Skip to content

“I feel lighter”: A look at domestic violence in Bangladesh

Nabeela waited for her contraceptive injection with the slack of her sari pulled low over her forehead. The pharmacist, her long braid neatly oiled, dove a needle into the muscle of her patient's left arm with easy grace. In the waiting room, Nabeela's fourth child, almost ten months old, bounced on her sister's lap. The space barely accommodated the women who lined up each morning, leaving daily chores in the hands of their daughters, most of whom had been pulled out of school for just this purpose.

Outside, summer showers fell stubbornly, and muddy streets were clogged with rickshaws like plaque along artery walls. I was a rising second-year medical student, spending the summer running a study on domestic violence screening in Dhaka, Bangladesh. The family planning clinic lay along gondho goli, an alleyway fondly named for its insurmountable stench. Those who passed through moved quickly, pressing a kameez or a shirt tightly against their noses. Skirting around footpath stalls, narrowly avoiding power lines and large cuts of meat that hung ominously, morning commuters left the Bottala slum district and entered the teeming pockets of Dhaka city.

After her injection, Nabeela entered the counseling room, having consented earlier to participate in my research study. She removed the covering over her head, and her dewy eyes came into focus. Only then did I learn that during her fifteen years of marriage, Nabeela had been repeatedly beaten, threatened, and forced to have sexual intercourse by her husband. Once, her arm broke from the force of impact with a steel rod. Another time, a fist to the side of her head shattered an eardrum. Last year, when the abuse became unbearable and she tried to file a police report, she was turned away by a junior official who sneered, "These are matters between husband and wife. They are best resolved at home."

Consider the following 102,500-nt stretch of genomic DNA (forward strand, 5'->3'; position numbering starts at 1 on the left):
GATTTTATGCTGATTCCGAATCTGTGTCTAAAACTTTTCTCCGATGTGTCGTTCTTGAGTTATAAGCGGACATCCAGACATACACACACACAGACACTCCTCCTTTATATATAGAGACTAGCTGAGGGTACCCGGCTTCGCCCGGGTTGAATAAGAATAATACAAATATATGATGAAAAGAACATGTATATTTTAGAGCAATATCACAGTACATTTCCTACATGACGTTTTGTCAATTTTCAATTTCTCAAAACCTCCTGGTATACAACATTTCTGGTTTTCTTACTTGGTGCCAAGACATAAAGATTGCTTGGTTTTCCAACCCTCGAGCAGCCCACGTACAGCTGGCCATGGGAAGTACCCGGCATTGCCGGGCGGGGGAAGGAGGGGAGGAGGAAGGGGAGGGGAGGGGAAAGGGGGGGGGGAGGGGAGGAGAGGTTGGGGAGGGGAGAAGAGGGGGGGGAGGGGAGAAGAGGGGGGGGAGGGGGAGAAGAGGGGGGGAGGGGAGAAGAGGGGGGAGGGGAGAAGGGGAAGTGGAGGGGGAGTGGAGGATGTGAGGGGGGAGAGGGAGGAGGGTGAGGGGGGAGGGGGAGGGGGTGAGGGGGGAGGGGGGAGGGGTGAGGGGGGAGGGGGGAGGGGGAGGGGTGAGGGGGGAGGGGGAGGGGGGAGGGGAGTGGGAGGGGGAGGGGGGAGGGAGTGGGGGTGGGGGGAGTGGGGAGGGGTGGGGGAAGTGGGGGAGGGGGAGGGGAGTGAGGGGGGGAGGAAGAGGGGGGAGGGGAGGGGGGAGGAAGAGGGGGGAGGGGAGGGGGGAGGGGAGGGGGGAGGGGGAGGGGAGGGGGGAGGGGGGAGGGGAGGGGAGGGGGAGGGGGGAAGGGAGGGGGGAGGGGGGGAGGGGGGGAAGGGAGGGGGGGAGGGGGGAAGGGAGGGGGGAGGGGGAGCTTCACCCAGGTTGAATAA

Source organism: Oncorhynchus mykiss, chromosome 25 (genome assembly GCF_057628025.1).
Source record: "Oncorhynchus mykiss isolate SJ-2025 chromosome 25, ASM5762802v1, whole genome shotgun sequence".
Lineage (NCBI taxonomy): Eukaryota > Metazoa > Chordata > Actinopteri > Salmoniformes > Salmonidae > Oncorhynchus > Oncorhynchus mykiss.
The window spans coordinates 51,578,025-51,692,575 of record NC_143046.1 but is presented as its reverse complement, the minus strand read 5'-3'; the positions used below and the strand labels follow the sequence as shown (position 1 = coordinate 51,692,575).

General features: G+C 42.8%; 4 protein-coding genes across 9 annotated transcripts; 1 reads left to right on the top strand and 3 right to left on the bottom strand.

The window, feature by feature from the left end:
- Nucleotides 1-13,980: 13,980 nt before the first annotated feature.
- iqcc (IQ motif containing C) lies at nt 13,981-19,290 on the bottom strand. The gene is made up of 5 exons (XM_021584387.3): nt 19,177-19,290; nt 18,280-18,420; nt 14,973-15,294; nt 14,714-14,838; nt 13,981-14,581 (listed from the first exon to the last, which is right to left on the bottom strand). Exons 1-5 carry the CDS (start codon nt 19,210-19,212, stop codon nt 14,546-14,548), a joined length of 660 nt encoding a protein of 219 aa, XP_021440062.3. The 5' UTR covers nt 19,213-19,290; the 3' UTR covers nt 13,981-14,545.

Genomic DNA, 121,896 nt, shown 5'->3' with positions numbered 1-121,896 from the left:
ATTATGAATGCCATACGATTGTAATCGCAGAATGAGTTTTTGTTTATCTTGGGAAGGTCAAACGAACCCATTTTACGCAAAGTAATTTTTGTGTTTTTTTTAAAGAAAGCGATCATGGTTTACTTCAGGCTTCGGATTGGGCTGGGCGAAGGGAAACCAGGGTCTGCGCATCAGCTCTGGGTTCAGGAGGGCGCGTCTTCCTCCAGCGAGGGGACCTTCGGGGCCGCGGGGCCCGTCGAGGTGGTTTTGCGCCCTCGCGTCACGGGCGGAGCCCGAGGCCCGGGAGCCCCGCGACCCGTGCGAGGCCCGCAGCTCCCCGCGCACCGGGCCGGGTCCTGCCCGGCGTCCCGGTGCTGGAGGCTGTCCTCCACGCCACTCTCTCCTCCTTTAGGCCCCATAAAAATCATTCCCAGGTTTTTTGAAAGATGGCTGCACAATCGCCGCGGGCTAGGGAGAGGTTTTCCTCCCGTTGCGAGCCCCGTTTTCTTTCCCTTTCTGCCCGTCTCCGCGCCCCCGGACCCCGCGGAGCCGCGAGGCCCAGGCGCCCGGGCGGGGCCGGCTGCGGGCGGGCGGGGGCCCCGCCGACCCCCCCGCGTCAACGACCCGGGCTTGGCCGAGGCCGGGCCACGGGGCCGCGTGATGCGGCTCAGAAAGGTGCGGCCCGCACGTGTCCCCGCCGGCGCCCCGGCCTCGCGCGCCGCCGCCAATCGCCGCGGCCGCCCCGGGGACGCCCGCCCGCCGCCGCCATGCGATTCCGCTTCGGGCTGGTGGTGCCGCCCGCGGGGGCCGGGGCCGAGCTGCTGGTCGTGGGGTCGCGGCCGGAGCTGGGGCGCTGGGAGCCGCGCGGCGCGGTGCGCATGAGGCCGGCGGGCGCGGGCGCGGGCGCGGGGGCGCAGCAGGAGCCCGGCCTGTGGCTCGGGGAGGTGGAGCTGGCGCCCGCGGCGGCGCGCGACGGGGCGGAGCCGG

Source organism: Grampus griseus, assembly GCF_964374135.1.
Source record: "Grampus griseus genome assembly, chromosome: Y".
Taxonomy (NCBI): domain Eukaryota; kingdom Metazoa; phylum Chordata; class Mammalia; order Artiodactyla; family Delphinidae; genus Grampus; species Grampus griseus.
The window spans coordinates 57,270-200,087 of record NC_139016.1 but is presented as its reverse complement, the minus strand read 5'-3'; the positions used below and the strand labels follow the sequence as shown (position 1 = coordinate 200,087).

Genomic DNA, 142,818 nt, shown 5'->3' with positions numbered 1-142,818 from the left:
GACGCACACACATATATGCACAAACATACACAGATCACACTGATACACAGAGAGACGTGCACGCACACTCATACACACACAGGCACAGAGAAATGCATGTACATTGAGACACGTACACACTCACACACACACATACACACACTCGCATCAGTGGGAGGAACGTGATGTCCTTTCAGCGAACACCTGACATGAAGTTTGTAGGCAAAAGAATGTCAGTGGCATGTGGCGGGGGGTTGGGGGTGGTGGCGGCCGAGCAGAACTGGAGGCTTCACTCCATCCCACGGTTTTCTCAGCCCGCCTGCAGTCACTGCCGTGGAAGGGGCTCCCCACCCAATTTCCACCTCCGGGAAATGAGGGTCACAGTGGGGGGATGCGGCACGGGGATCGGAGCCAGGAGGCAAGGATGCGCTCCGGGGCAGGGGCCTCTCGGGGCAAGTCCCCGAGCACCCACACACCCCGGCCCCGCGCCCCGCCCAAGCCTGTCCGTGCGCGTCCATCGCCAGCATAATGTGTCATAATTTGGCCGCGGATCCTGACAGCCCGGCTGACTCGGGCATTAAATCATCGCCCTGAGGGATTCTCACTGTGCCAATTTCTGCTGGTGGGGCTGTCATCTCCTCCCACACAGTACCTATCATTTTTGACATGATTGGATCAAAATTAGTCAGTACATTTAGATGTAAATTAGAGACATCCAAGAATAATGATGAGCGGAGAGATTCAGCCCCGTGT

Three months from now Nabeela will return to this clinic, again awaiting the medication to protect against pregnancy from her husband's incessant coercion. Perhaps her tawny arms would bear bruises. Likely, their cause would go unspoken.

In Bangladesh, one in two women has experienced physical or sexual abuse by her husband. Worldwide, 30-60 percent of women have ever experienced domestic violence from their spouses or domestic partners. Health providers are aptly positioned to intervene, especially in communities most vulnerable to unchecked abuse, but often they do not. As one cynical woman noted with a laugh, "Doctors should ask about domestic violence, but they won't find the time."

Moments after Nabeela's buried story was unearthed, she crumpled into sobs, imploring us to help her, to help her children. Then, promptly, she fastened her headscarf as if to reassemble the shards of truth so carelessly dropped. Newly composed, she listened to an explanation of varied resources - legal counsel, shelters, crisis centers - but the stiffening muscles in her face revealed the incongruity of these well-intentioned words with reality. Her fear was the quietest thing, slipping into its reluctant routine with the mute precision of a shadow.

Health-care providers should intervene in social issues that impact health, such as family violence. However, lack of time and sufficient training often prevent them from doing so. Additionally, a recurrent fear is that questioning a patient about domestic abuse will scare her away. But my experiences in Bangladesh suggested otherwise. Instead, women find safety and even a therapeutic unburdening in being able to confide in their physician, even if nothing about their situation changes. Before leaving the room Nabeela turned back, wiping and unwiping the hands that would soon enfold her restless, gurgling baby: Apa, halka laglo. "Sister, I feel lighter."

Stanford Medicine Unplugged is a forum for students to chronicle their experiences in medical school. The student-penned entries appear on Scope once a week; the entire blog series can be found in the Stanford Medicine Unplugged category.

Amrapali Maitra is a sixth-year MD/PhD student at Stanford studying medical anthropology. This academic year she is based in Kolkata, India, conducting dissertation research on women's health, poverty, and gender-based violence. Her research study in Dhaka, Bangladesh in 2011 was funded by a MedScholars Grant.

Photo by Arttu Manninen

Popular posts